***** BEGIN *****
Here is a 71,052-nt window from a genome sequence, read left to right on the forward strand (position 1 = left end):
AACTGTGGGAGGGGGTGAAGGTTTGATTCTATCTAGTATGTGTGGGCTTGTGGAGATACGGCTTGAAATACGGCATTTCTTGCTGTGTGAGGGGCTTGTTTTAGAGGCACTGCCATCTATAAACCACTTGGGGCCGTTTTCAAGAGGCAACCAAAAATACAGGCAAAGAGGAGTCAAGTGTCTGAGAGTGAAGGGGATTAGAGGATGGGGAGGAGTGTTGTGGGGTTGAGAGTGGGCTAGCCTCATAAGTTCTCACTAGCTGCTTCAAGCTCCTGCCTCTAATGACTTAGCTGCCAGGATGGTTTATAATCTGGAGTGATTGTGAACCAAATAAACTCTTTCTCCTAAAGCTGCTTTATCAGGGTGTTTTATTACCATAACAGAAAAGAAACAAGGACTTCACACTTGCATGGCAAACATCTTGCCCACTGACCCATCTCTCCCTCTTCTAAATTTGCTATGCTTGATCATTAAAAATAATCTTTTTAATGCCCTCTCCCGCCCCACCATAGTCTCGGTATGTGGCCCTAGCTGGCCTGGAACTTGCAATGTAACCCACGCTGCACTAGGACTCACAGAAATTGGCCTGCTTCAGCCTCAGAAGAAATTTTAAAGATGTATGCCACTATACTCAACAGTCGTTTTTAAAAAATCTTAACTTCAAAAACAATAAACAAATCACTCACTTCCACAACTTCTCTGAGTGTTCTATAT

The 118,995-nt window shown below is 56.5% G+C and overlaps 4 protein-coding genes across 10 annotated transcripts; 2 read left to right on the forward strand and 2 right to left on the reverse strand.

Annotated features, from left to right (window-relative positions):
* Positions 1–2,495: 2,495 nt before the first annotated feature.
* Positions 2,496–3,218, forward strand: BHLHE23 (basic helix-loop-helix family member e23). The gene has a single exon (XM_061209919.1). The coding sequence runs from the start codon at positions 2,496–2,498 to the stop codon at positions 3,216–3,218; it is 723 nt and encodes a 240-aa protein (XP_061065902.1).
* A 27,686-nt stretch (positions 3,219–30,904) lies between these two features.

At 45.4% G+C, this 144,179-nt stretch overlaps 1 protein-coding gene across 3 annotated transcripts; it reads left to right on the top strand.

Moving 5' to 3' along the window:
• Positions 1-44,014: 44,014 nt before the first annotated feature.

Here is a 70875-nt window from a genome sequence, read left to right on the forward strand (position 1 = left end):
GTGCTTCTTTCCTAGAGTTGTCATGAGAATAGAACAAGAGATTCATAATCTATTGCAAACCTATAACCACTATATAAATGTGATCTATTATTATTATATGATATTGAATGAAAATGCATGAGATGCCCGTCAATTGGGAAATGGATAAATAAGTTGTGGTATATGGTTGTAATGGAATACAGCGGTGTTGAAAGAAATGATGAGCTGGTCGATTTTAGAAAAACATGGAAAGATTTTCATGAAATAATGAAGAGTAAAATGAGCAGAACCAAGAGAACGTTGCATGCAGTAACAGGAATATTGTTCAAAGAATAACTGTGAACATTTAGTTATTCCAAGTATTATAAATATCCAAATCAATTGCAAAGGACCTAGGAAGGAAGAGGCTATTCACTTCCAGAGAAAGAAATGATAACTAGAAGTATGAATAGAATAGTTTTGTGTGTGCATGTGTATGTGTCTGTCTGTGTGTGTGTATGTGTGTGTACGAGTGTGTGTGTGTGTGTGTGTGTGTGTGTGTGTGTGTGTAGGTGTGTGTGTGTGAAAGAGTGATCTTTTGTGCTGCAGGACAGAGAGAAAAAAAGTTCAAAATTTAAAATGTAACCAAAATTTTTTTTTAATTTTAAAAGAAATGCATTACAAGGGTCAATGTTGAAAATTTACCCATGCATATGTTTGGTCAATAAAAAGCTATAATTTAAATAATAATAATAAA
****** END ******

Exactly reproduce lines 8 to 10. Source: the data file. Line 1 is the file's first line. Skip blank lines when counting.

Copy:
At 45.4% G+C, this 144,179-nt stretch overlaps 1 protein-coding gene across 3 annotated transcripts; it reads left to right on the top strand.

Moving 5' to 3' along the window:
• Positions 1-44,014: 44,014 nt before the first annotated feature.